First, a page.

The Motorola Droid X was one of Verizon's top Android phones last year, but like the HTC Droid Incredible, its star is starting to fade as newer, faster models enter the market. Rather than retiring it completely, Motorola and Verizon decided to build on a winning formula by introducing the Droid X2. Available online now and in stores on May 26 for $199.99 with a two-year contract, the Droid X2 improves on its predecessor with a dual-core processor and a higher-quality display. The companies stopped short of adding 4G support and other hardware improvements like a front-facing camera, which is disappointing, but does that make the Motorola Droid X2 completely undesirable? Read on for our take.
If you were to put the Motorola Droid X2 and the Droid X side by side, you'd be hard-pressed to tell the difference between the two; they have nearly identical designs. The X2 is the same size and weight as the X at 5.02 inches tall by 2.58 inches wide by 0.39 inch thick and 5.47 ounces. It's a good chunk of hardware to hold and carry, and the bump on the top back adds some extra bulk. That said, we don't think the phone is any more cumbersome than the other 4.3-inch touch-screen models out there, such as the HTC ThunderBolt and the Samsung Droid Charge. Plus, we like the sturdy construction and soft-touch finish of the Droid X2.
Though there isn't much change to the overall appearance of the phone, Motorola did upgrade the Droid X2's display from a WVGA (480x854-pixel resolution) touch screen to a qHD (540x960-pixel resolution) display. It's a very crisp and clean-looking screen, but as we explain in this smartphone screen primer, the pixels are spread out on a larger screen and have two rather than three subpixels per pixel, so it's not as sharp or smooth as the iPhone's Retina Display or Samsung's Super AMOLED Plus touch screens.
Still, it's clear and bright, so we had no problems reading text. The spacious screen is great for viewing Web pages and videos, and the onscreen keyboard is easy to use, whether you choose Swype or Moto's own keyboard. The touch screen was responsive; apps launched as we tapped them and we were able to scroll through lists smoothly. The display also offers pinch-to-zoom support, as well as a built-in proximity sensor and accelerometer.
There are four physical buttons below the display: menu, home, back, and search. On top of the device are the 3.5mm headphone jack and power button. The left spine houses the Micro-USB and HDMI ports, while the right side features the volume rocker. Disappointingly, Motorola removed the dedicated camera key that was on the original Droid X, so you'll have to use the touch screen to capture your photos. The camera is located on back with a dual-LED flash, and though you can see a front-facing camera above the display on the right side, it's not activated for video calls or self-portraits.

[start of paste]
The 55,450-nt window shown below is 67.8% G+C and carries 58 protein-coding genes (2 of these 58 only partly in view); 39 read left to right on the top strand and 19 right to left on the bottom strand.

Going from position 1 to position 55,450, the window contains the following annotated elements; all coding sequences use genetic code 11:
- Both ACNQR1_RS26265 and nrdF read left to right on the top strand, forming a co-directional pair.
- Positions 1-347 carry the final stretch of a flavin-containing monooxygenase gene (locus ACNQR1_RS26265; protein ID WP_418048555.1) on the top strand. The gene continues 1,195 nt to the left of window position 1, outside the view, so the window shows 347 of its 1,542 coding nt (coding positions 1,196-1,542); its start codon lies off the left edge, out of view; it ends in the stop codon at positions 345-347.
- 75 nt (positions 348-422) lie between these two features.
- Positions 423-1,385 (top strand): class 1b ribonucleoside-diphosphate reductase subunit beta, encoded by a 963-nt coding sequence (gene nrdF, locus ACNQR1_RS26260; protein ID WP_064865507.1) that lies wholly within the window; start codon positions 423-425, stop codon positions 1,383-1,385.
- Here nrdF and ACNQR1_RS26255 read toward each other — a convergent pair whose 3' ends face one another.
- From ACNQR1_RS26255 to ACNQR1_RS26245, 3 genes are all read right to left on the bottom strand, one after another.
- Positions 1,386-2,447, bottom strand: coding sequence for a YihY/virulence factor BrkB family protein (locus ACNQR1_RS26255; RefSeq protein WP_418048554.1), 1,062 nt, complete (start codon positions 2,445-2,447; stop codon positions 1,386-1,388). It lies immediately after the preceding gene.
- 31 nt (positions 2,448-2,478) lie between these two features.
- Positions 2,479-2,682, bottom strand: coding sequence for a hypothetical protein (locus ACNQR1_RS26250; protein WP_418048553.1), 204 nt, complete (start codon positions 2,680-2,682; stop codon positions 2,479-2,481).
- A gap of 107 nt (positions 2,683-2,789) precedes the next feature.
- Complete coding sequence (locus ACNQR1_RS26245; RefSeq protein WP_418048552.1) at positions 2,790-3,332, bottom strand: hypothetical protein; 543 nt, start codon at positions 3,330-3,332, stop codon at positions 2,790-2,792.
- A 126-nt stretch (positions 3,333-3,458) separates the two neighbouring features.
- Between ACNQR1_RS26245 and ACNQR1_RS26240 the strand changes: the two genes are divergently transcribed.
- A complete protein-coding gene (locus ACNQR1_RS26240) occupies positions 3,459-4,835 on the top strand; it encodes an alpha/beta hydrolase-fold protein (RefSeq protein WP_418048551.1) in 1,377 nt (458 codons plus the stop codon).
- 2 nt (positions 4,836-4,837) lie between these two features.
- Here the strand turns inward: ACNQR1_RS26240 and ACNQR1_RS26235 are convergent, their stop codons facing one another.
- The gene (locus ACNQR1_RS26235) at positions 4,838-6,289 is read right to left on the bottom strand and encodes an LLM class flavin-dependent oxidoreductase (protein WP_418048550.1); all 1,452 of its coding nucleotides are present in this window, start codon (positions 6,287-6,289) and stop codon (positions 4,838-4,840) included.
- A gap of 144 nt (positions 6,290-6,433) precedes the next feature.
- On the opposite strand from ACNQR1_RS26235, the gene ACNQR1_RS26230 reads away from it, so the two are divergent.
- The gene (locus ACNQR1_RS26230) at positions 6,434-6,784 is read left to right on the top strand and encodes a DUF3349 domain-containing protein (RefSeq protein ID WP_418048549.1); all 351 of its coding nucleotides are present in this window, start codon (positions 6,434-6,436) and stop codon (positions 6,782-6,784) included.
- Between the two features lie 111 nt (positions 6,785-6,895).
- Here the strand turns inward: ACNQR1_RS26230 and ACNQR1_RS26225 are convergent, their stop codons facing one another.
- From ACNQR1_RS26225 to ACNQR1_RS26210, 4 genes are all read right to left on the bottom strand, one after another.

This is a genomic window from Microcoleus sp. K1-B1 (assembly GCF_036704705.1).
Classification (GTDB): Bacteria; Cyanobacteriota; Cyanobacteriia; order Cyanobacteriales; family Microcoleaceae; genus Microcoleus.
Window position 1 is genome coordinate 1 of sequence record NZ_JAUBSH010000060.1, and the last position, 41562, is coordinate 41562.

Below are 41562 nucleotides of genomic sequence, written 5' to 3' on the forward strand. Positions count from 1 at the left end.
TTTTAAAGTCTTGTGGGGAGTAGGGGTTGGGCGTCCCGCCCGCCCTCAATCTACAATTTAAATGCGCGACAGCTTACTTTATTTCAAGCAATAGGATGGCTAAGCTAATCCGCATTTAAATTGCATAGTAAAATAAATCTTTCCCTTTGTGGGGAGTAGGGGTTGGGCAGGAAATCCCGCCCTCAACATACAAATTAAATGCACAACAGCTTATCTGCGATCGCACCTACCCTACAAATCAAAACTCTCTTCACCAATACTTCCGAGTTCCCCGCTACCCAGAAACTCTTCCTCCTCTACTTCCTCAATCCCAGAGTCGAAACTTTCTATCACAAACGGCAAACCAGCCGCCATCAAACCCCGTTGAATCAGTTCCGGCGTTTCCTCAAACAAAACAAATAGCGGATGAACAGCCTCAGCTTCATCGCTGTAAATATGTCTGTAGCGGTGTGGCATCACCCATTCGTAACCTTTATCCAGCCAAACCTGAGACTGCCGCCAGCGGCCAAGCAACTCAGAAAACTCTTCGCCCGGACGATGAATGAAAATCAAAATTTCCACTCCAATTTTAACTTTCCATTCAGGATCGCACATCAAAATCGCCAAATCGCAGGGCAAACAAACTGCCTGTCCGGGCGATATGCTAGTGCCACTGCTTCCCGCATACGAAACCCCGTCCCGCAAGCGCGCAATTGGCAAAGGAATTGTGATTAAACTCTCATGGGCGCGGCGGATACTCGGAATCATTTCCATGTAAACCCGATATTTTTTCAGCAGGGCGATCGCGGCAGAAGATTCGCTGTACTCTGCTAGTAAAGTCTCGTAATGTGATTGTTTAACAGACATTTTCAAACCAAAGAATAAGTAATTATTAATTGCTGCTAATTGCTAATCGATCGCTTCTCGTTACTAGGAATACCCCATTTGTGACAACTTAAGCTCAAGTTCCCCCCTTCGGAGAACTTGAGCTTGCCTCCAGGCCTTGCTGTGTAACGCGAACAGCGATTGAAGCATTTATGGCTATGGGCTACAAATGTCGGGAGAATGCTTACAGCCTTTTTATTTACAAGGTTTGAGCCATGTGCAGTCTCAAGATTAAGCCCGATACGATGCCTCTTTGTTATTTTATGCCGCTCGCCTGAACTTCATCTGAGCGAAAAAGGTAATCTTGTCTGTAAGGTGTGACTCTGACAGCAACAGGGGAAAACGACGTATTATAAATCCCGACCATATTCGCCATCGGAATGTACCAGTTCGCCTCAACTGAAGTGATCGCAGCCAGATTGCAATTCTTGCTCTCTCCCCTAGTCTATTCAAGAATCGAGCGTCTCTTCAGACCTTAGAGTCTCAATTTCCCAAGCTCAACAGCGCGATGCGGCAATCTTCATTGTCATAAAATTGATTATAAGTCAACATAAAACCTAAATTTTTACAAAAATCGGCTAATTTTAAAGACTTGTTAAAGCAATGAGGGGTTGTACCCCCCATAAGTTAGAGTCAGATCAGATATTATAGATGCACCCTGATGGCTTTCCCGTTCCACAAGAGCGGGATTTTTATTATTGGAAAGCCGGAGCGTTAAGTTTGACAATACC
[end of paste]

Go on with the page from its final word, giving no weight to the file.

The Motorola Droid X2 comes packaged with an AC adapter, a USB cable, a preinstalled 8GB MicroSD card, and reference material.
Software and user interface
The Motorola Droid X2 ships running Android 2.2.2, but it will be upgraded to Gingerbread in the future. This means you'll have to wait to get such benefits as a multitouch virtual keyboard, but out of the box the smartphone still offers access to Google's mobile services, including Gmail, Google Maps Navigation, and YouTube, and the other features of
Like Motorola's other smartphones, the Droid X2 uses the company's Motoblur software, but previous Droid X owners will notice some new enhancements to the custom UI. For example, pressing the Home button twice now brings up a thumbnail view of all seven home screens (a la HTC's Leap screen feature) so you can easily jump between them, and each home screen has four static buttons (phone, camera, messages, and apps) at the bottom. Also, on the applications page there's a toolbar at the top of the screen that provides shortcuts to your recent and downloaded apps and the Android Market, as well as the option to create groups of apps.
Out of all the custom Android skins, Motoblur definitely isn't our favorite UI, since it's kludgier than others. That said, we found these additions to be useful, and you can always choose to minimize the number of Moto widgets you use.